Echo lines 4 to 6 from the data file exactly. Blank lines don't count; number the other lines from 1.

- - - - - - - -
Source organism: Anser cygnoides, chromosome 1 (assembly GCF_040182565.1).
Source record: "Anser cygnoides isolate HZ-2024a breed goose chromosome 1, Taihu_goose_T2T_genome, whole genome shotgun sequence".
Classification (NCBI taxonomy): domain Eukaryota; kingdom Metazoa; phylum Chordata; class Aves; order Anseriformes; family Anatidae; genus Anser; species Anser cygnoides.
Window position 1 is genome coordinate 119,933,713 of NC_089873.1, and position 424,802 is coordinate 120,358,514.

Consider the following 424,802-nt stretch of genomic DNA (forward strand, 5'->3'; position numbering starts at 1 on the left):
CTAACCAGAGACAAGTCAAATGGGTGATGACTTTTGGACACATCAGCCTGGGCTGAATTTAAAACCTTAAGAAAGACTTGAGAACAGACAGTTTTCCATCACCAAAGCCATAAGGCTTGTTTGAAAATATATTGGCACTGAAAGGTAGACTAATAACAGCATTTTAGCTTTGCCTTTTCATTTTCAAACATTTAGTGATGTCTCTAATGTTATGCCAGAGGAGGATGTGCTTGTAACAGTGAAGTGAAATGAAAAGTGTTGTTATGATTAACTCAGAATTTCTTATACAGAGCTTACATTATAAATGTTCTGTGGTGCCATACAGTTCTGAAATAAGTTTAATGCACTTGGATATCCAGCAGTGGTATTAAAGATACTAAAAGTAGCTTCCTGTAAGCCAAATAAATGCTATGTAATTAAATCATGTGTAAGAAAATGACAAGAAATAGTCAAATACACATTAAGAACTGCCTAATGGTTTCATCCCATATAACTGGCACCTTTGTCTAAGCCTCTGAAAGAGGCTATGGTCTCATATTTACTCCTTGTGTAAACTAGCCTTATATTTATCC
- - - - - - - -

Window position 1 is genome coordinate 119,933,713 of NC_089873.1, and position 424,802 is coordinate 120,358,514.

Consider the following 424,802-nt stretch of genomic DNA (forward strand, 5'->3'; position numbering starts at 1 on the left):
CTAACCAGAGACAAGTCAAATGGGTGATGACTTTTGGACACATCAGCCTGGGCTGAATTTAAAACCTTAAGAAAGACTTGAGAACAGACAGTTTTCCATCACCAAAGCCATAAGGCTTGTTTGAAAATATATTGGCACTGAAAGGTAGACTAATAACAGCATTTTAGCTTTGCCTTTTCATTTTCAAACATTTAGTGATGTCTCTAATGTTATGCCAGAGGAGGATGTGCTTGTAACAGTGAAGTGAAATGAAAAGTGTTGTTATGATTAACTCAGAATTTCTTATACAGAGCTTACATTATAAATGTTCTGTGGTGCCATACAGTTCTGAAATAAGTTTAATGCACTTGGATATCCAGCAGTGGTATTAAAGATACTAAAAGTAGCTTCCTGTAAGCCAAATAAATGCTATGTAATTAAATCATGTGTAAGAAAATGACAAGAAATAGTCAAATACACATTAAGAACTGCCTAATGGTTTCATCCCATATAACTGGCACCTTTGTCTAAGCCTCTGAAAGAGGCTATGGTCTCATATTTACTCCTTGTGTAAACTAGCCTTATATTTATCC